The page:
1925 – Austria

‘No two electrons in an atom can have the same quantum number’

A quantum number describes certain properties of a particle such as its charge and spin.

An orbital or energy level cannot hold more than two electrons, one spinning clockwise, the other anti-clockwise.

Electrons are grouped in shells, which contain orbitals. The shells are numbered ( n = 1,2,3 etc. ) outwards from the nucleus. These numbers are the ‘principle quantum numbers’.
An increase in n indicates an increase in energy associated with the shell, and an increase in the distance of the shell from the nucleus. The number of electrons allowed in a shell is 2n2. Each shell contains sub-shells or energy sub-levels. A shell can only have n sub-shells. A shell is given a number and a letter ( s,p,d,f,g,etc. ). For example, the electron shell structure of lithium is 1s22s1 (two electrons in ‘s’ sub-shell of the first shell, and one electron in ‘s’ sub-shell of the second shell; the superscript indicates the number of electrons in the shell).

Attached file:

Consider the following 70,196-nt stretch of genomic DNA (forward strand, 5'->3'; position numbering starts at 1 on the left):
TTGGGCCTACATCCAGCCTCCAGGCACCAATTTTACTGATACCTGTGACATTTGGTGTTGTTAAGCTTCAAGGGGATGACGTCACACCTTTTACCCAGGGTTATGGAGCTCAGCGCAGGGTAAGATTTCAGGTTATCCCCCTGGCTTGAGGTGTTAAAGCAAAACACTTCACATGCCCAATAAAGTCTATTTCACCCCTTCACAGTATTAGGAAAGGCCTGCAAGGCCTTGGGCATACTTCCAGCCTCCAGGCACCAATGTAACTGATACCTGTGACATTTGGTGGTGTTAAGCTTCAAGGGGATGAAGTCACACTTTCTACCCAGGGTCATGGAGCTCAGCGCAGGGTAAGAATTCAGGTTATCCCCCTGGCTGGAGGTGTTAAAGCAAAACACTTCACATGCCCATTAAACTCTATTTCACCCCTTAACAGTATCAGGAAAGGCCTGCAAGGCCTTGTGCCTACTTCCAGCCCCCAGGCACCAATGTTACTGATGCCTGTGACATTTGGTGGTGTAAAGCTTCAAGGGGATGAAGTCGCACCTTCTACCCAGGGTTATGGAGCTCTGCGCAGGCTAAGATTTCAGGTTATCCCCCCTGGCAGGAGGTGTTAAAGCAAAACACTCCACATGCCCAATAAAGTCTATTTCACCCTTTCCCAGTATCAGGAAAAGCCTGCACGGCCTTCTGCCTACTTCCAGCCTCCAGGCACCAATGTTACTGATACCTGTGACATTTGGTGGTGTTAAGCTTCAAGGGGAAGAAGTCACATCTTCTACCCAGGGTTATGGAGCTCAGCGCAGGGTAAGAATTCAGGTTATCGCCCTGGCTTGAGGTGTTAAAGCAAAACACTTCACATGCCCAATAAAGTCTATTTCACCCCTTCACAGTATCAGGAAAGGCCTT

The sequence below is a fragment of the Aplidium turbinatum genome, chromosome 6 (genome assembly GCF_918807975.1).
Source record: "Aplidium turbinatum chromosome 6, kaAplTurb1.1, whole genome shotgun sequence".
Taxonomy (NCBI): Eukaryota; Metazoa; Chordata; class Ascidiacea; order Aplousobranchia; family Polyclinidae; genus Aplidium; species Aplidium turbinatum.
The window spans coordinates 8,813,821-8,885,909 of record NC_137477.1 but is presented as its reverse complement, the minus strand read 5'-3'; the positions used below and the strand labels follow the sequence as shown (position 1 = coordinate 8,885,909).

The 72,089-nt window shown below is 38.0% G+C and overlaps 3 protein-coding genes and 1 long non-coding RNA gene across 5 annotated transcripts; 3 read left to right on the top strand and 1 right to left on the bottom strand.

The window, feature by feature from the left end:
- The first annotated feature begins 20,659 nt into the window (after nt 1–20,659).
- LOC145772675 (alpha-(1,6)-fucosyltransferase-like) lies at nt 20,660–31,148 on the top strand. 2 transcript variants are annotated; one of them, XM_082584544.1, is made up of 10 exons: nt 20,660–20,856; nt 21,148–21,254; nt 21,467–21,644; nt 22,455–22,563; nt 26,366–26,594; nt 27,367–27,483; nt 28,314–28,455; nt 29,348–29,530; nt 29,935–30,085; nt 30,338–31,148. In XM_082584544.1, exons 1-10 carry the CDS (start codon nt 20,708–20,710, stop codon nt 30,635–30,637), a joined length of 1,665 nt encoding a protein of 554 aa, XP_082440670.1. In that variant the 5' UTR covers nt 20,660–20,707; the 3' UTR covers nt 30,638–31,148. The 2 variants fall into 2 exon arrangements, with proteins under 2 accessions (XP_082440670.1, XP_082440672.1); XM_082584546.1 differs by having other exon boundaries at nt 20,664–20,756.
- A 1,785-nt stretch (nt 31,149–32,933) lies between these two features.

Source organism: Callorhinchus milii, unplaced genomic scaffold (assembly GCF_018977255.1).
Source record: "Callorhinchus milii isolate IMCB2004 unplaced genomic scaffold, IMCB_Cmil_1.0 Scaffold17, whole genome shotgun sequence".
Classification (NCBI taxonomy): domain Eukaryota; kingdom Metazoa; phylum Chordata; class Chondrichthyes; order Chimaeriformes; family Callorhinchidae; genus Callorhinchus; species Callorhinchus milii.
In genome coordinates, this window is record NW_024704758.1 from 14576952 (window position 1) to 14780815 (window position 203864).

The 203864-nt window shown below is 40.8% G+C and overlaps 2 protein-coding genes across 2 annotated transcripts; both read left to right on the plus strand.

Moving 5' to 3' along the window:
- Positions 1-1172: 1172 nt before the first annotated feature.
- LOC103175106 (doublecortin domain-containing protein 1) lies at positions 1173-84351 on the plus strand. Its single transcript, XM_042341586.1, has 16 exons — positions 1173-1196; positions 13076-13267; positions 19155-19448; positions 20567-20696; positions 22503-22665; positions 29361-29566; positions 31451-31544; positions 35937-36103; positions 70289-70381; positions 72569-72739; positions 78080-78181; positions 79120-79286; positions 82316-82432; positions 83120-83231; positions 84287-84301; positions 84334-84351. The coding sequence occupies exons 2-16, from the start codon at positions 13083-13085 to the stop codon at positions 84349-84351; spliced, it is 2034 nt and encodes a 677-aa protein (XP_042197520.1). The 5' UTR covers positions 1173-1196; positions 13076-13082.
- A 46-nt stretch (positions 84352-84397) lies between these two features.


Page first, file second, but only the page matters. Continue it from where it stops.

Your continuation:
The Pauli principle provided a theoretical basis for the modern periodic table.

1930 – Austria

‘The radioactive beta decay of an atomic nucleus in which a neutron turns into a proton and emits an electron does not seem to follow the law of conservation of energy.’

To account for the missing energy, Pauli postulated that a particle of zero charge and zero mass is released in such reactions.

A few years later ENRICO FERMI named the new particle a neutrino.
There are three known types of neutrino – muon, tau and electron.

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